[This week, our partnership with game criticism site Critical Distance brings us picks from Kris Ligman on topics including Ocarina of Time being overrated, Thatgamecompany's Journey, and more.]
With the re-release of Ocarina of Time for the 3DS, we start out tonight with a couple of commentary pieces about ol' Hyrule. First up is Mitch Krpata writing in his Insult Swordfighting column at Joystick Division, in which he contends that the whole game is vastly overrated. Just an opinion in a sea of them, but Krpata follows up this statement with a strong critique of the classic game's attributes:
"Nothing afflicts open-world games these days more than design that forces you to traverse the map over and over for no real reason. Travel to one side of the map to learn your objective, and then backtrack to accomplish it. Hyrule Field was impressive the first time you saw it, less so the next time, and then by the six hundredth time you trudged through it, just seemed like the endless, black void where Sarah Palin's heart is supposed to be."
"I'll always respect Nintendo for their insistence on going against the tide, on going it alone with at least some semblance of philosophical conviction. No matter how corporate and annoying many of their practices may be, in comparison to most mega-companies, they ooze originality. [...] However, I can't help but feel that maybe Nintendo's consoles are no longer the place for the types of experiences that I'm most excited about: ones that other-worldy, exploratory, mysterious and, dare I say, magical."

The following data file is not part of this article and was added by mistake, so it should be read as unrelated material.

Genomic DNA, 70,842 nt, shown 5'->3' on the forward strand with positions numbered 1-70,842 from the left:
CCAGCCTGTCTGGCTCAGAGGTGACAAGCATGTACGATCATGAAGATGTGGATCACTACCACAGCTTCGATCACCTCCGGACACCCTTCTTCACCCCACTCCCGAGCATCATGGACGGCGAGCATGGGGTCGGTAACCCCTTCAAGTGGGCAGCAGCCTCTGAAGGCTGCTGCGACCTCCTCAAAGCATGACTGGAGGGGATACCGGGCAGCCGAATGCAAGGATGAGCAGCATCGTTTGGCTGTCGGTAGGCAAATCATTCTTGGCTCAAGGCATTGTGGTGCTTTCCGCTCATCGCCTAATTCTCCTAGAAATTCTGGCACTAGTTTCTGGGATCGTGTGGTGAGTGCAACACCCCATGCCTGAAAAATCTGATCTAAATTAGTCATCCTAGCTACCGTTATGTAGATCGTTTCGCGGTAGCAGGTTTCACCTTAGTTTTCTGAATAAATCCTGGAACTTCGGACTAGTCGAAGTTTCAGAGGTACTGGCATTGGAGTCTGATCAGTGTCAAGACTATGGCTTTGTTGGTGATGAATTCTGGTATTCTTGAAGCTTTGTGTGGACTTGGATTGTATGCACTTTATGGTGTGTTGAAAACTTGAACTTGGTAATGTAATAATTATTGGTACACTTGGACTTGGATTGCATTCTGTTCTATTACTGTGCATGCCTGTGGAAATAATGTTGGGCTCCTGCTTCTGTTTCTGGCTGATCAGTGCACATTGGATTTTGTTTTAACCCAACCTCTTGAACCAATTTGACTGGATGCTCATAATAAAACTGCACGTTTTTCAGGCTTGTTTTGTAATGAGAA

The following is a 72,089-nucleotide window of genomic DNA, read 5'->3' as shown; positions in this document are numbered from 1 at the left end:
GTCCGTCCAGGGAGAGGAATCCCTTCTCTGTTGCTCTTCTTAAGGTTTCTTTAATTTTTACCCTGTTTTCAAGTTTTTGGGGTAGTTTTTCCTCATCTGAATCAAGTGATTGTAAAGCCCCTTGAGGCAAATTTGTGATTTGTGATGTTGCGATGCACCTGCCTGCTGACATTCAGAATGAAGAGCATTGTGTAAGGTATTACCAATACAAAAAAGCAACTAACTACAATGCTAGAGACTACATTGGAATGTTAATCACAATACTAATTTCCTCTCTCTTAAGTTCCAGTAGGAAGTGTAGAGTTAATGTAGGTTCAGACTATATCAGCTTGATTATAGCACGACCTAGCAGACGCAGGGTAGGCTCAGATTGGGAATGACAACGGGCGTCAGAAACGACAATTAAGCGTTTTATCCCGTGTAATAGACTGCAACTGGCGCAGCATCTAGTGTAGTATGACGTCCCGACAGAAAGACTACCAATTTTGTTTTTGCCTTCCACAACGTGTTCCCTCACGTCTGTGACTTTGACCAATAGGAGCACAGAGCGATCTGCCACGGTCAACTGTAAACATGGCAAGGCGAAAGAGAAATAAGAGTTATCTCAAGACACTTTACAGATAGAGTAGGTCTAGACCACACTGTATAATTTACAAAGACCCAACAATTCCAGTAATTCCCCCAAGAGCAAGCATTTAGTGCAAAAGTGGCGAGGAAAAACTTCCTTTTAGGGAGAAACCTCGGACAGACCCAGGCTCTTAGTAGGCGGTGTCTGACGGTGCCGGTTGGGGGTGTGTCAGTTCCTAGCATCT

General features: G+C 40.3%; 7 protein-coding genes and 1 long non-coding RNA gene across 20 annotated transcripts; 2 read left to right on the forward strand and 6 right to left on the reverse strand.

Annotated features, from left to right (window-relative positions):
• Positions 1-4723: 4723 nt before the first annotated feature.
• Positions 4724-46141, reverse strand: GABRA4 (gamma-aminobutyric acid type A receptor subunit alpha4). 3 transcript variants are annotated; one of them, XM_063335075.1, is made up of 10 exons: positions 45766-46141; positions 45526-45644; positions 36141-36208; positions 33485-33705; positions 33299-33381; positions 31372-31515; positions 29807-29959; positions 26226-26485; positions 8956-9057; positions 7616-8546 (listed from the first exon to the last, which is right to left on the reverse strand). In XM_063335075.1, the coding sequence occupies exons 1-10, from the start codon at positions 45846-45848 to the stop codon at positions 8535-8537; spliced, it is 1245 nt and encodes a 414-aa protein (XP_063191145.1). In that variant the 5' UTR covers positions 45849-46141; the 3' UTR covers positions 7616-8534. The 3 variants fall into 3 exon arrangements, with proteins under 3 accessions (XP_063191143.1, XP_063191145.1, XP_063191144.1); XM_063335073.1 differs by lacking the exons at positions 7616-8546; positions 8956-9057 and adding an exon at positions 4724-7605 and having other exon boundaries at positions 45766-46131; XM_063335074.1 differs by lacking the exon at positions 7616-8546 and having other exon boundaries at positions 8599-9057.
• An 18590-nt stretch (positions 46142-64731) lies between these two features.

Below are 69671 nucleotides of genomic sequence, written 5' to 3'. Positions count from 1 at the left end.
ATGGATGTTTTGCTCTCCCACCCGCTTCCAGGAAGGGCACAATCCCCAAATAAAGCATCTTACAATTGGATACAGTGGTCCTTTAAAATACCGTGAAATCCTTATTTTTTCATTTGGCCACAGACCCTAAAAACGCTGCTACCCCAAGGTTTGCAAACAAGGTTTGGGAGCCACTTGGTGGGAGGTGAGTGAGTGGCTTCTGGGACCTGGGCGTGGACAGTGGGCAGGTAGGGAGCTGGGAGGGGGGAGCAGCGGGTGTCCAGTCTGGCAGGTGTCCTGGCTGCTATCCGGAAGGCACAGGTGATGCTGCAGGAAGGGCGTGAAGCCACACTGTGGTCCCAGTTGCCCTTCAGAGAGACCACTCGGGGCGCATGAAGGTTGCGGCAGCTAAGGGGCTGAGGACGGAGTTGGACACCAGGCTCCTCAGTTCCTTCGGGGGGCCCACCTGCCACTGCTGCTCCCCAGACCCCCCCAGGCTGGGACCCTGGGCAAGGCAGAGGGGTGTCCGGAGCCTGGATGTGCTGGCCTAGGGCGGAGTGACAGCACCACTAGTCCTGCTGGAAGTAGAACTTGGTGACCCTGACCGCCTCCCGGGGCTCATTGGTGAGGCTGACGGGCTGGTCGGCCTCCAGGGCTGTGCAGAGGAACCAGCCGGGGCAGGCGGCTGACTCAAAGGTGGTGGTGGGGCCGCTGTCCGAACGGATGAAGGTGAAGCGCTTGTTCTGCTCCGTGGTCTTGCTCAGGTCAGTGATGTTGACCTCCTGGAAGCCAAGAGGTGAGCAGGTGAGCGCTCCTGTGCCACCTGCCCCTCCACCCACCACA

Next up, our friends at PopMatters' Moving Pixels blog have been busy again this week. First from senior editor G. Christopher Williams is an analysis of performance of masculinity and chivalry in Shadows of the Damned, kicking off with the observation that the game's damsel in distress is a clear nod to Donkey Kong. Our second Moving Pixels piece comes to us from Jorge Albor, writing on the dubious ethics of Tiny Tower.
In this same vein of ethics and morality, we venture over to GameSetWatch where contributor Andrew Vanden Bossche writes about engaging players' emotions while making moral choices, using AAA title Mass Effect and indie title don't take it personally, babe, it just ain't your story as his touchstones:
"Fiction starts at zero interest and has to fight for every inch of relevance. I believe that, too often, there is an assumption that players will see themselves as an extension of Shepard or Cole McGarth and feel the impact as if it was really happening to them. But players can tell the difference between fantasy and reality.Making morality matter means making it matter to players. [...] It's one thing to make players kill polygons in the shape of little girls, but it's another to make players feel that those girls are human."
"The world of Journey exists in the remnants of communication. Venturing beyond the silent deserts we cross as if into a peristylium—each canyon houses within it a garden of History; each footfall is a Great Listening. And yet our listening alone will not repair this world: the language that failed it will fail us too. Journey asks us to build something stronger."
That's all for this week! As a reminder, you can send us your links through email or Twitter. We are always on the look-out for new, excellent content, so don't keep it all to yourself!